The World Trade Organization’s (WTO) 2014 Trade Facilitation Agreement is the only significant multilateral agreement it has concluded since its inception in 1995. Against that success, significant failures stand out.
The inability to complete the Doha Development Round launched in 2001 and the failure to curb fishing subsidies despite the decimation of global fish stocks indicates that multilateralism is floundering.
The growth in plurilateral agreements adds to that view and raises questions about the WTO’s future. Plurilateralism refers to trade and investment negotiations between three or more countries, but fewer than all WTO members. Plurilaterals can occur inside the WTO, where non-signatories still receive the benefits through the most-favoured-nation requirement.
The 1996 Information Technology Agreement is one early example. Issue-specific WTO plurilaterals, such as the e-commerce negotiations, are becoming a popular option. To reduce free-riding, these ‘open’ WTO plurilaterals require a critical mass of members to have signed on before entering into force.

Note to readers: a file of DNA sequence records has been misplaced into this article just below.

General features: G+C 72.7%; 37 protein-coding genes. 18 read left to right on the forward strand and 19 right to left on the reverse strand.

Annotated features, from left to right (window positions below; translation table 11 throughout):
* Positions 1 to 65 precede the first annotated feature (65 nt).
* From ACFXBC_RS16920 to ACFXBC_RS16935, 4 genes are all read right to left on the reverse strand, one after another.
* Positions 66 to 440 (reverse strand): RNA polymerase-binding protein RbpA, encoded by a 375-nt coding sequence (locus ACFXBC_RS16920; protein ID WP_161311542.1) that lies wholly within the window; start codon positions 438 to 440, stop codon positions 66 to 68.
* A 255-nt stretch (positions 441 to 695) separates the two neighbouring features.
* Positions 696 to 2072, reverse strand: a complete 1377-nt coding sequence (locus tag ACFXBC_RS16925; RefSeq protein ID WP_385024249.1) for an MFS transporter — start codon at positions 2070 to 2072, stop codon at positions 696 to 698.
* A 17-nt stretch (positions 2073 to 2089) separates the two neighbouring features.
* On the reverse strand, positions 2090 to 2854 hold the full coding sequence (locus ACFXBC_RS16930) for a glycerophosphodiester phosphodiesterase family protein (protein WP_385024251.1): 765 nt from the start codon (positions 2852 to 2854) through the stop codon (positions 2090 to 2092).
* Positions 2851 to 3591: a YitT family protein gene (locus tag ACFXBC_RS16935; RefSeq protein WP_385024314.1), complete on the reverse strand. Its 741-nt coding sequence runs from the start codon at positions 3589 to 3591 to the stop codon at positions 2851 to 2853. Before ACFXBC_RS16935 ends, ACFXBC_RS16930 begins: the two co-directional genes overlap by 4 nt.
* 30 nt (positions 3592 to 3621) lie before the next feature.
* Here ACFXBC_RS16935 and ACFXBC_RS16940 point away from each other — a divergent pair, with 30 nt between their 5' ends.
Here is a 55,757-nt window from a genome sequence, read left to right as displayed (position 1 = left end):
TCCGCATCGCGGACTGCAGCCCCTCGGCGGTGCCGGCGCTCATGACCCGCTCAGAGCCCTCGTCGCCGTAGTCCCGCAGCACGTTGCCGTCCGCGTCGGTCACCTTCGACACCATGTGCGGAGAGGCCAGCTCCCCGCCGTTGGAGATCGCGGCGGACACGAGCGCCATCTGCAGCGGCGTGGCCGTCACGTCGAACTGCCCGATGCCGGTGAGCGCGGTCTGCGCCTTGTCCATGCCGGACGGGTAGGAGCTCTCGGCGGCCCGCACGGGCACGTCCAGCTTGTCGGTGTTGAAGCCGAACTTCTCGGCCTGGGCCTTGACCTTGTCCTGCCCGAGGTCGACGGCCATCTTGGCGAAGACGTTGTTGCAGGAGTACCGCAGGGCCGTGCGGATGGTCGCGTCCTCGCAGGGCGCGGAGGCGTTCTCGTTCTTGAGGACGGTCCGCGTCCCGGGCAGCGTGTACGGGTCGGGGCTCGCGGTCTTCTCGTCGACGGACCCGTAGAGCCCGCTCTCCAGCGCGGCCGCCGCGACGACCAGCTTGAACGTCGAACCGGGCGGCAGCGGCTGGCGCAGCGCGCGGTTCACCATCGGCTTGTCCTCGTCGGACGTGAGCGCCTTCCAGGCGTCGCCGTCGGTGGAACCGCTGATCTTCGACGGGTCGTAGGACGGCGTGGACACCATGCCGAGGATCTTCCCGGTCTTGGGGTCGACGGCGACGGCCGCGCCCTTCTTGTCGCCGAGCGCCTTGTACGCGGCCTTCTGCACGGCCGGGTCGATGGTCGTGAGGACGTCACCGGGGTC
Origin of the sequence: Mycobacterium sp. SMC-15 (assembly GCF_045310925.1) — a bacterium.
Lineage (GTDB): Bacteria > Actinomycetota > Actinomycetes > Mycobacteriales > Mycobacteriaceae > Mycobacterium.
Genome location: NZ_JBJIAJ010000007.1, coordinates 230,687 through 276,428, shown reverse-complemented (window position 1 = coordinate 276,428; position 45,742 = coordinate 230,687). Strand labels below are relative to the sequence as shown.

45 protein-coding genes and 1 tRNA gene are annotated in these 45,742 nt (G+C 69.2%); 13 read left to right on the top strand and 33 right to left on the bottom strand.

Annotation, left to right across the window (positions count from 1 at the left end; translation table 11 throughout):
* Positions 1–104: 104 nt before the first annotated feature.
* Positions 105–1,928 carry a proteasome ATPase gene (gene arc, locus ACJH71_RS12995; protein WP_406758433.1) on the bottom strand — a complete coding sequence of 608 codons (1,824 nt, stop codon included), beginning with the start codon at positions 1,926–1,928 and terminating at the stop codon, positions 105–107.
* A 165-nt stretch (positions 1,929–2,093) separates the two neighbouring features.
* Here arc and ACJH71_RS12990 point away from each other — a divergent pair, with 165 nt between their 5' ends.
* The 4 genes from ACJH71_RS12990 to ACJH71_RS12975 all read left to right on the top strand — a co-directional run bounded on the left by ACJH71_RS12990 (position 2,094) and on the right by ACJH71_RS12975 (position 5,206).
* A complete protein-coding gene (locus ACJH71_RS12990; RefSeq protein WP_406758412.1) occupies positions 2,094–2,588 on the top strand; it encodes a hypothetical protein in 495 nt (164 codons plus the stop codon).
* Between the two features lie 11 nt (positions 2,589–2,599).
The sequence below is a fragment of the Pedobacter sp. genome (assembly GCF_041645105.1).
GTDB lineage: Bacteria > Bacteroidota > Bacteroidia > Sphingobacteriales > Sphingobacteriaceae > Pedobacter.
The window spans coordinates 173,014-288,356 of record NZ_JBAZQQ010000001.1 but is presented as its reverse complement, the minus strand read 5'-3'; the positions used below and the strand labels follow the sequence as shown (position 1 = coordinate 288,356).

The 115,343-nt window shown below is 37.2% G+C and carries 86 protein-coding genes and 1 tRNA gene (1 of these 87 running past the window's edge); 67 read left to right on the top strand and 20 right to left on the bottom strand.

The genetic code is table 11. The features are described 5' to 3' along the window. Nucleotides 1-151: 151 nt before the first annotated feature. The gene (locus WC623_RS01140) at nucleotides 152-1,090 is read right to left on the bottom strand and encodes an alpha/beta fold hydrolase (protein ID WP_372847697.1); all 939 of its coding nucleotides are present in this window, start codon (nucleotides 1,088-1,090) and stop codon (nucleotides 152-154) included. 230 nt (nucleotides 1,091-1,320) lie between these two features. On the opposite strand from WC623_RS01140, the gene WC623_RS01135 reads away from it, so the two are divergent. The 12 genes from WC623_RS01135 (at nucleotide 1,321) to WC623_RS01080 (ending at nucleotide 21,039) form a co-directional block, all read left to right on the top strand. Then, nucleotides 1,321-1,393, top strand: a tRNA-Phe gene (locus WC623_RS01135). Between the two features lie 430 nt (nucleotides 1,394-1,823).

Plurilaterals can also occur outside the WTO to form between-country preferential trade agreements (PTAs) where benefits flow only to parties to the agreement.
PTAs include free trade agreements (FTAs), such as the China–Australia FTA, as well as regional and mega-regional trade agreements, such as the Regional Comprehensive Economic Partnership (RCEP). To be legal under WTO rules, PTAs must liberalise ‘substantially all trade’.
Multilateral gridlock means trade progress is now happening at the plurilateral level. This creates opportunities and dangers for the WTO. Opportunities arise through the prospect for trade progress that is sorely needed; danger lies in the possibility of governance fragmentation from external PTAs. In 2000 there were 83 PTAs in force, and by 2020 there were 303. This trend risks the WTO becoming an institutional zombie struggling to manage a smorgasbord of inconsistent rules.
The success of the WTO’s predecessor, the General Agreement on Tariffs and Trade (GATT), is a key reason for multilateral difficulties today. The GATT began in 1948 with 23 members agreeing to reduce trade tariffs. Tariff reductions were the primary focus of negotiations through to the 1986 Uruguay Round, by which time there were 123 members. A reduction in tariffs from about 22 per cent of traded goods value in 1947 to 5 per cent after the Uruguay Round is indicative of the success of GATT negotiations.